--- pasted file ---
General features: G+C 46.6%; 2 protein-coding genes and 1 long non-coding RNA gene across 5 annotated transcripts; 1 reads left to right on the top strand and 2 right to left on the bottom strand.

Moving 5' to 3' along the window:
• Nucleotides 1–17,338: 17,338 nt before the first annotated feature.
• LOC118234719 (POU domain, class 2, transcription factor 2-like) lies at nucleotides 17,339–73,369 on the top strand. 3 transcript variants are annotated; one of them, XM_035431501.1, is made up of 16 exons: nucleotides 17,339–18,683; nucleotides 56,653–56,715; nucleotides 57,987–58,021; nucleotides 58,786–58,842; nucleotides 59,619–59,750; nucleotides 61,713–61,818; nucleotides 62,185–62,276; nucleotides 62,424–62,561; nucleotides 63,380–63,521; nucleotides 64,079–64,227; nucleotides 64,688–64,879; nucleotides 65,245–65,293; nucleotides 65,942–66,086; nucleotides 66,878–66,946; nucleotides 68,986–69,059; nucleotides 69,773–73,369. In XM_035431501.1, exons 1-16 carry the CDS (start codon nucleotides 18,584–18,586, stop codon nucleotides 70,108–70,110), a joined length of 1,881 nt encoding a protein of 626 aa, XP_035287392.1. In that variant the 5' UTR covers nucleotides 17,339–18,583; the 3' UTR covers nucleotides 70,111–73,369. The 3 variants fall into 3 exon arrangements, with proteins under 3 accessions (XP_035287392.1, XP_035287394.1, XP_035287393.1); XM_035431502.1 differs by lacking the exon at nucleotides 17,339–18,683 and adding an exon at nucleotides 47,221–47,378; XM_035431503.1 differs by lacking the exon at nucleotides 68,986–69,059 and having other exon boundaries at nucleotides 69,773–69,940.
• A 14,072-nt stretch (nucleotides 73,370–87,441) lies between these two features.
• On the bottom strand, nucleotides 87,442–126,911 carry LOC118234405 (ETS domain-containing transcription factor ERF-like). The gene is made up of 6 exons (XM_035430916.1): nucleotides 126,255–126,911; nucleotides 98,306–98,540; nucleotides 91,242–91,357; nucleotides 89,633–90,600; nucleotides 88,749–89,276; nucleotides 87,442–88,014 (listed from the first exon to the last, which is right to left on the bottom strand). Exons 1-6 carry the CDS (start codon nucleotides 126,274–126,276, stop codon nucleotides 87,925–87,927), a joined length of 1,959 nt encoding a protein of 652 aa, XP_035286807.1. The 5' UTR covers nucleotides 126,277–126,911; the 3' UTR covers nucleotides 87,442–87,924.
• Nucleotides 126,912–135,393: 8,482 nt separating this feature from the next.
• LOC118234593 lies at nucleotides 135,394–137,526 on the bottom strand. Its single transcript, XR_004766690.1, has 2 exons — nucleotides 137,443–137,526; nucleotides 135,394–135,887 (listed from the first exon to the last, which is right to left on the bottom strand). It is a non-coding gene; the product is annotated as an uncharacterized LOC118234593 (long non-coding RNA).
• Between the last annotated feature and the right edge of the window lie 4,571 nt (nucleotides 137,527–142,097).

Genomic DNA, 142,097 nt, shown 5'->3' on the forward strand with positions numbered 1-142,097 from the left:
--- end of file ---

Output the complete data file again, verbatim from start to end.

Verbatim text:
General features: G+C 46.6%; 2 protein-coding genes and 1 long non-coding RNA gene across 5 annotated transcripts; 1 reads left to right on the top strand and 2 right to left on the bottom strand.

Moving 5' to 3' along the window:
• Nucleotides 1–17,338: 17,338 nt before the first annotated feature.
• LOC118234719 (POU domain, class 2, transcription factor 2-like) lies at nucleotides 17,339–73,369 on the top strand. 3 transcript variants are annotated; one of them, XM_035431501.1, is made up of 16 exons: nucleotides 17,339–18,683; nucleotides 56,653–56,715; nucleotides 57,987–58,021; nucleotides 58,786–58,842; nucleotides 59,619–59,750; nucleotides 61,713–61,818; nucleotides 62,185–62,276; nucleotides 62,424–62,561; nucleotides 63,380–63,521; nucleotides 64,079–64,227; nucleotides 64,688–64,879; nucleotides 65,245–65,293; nucleotides 65,942–66,086; nucleotides 66,878–66,946; nucleotides 68,986–69,059; nucleotides 69,773–73,369. In XM_035431501.1, exons 1-16 carry the CDS (start codon nucleotides 18,584–18,586, stop codon nucleotides 70,108–70,110), a joined length of 1,881 nt encoding a protein of 626 aa, XP_035287392.1. In that variant the 5' UTR covers nucleotides 17,339–18,583; the 3' UTR covers nucleotides 70,111–73,369. The 3 variants fall into 3 exon arrangements, with proteins under 3 accessions (XP_035287392.1, XP_035287394.1, XP_035287393.1); XM_035431502.1 differs by lacking the exon at nucleotides 17,339–18,683 and adding an exon at nucleotides 47,221–47,378; XM_035431503.1 differs by lacking the exon at nucleotides 68,986–69,059 and having other exon boundaries at nucleotides 69,773–69,940.
• A 14,072-nt stretch (nucleotides 73,370–87,441) lies between these two features.
• On the bottom strand, nucleotides 87,442–126,911 carry LOC118234405 (ETS domain-containing transcription factor ERF-like). The gene is made up of 6 exons (XM_035430916.1): nucleotides 126,255–126,911; nucleotides 98,306–98,540; nucleotides 91,242–91,357; nucleotides 89,633–90,600; nucleotides 88,749–89,276; nucleotides 87,442–88,014 (listed from the first exon to the last, which is right to left on the bottom strand). Exons 1-6 carry the CDS (start codon nucleotides 126,274–126,276, stop codon nucleotides 87,925–87,927), a joined length of 1,959 nt encoding a protein of 652 aa, XP_035286807.1. The 5' UTR covers nucleotides 126,277–126,911; the 3' UTR covers nucleotides 87,442–87,924.
• Nucleotides 126,912–135,393: 8,482 nt separating this feature from the next.
• LOC118234593 lies at nucleotides 135,394–137,526 on the bottom strand. Its single transcript, XR_004766690.1, has 2 exons — nucleotides 137,443–137,526; nucleotides 135,394–135,887 (listed from the first exon to the last, which is right to left on the bottom strand). It is a non-coding gene; the product is annotated as an uncharacterized LOC118234593 (long non-coding RNA).
• Between the last annotated feature and the right edge of the window lie 4,571 nt (nucleotides 137,527–142,097).

Genomic DNA, 142,097 nt, shown 5'->3' on the forward strand with positions numbered 1-142,097 from the left: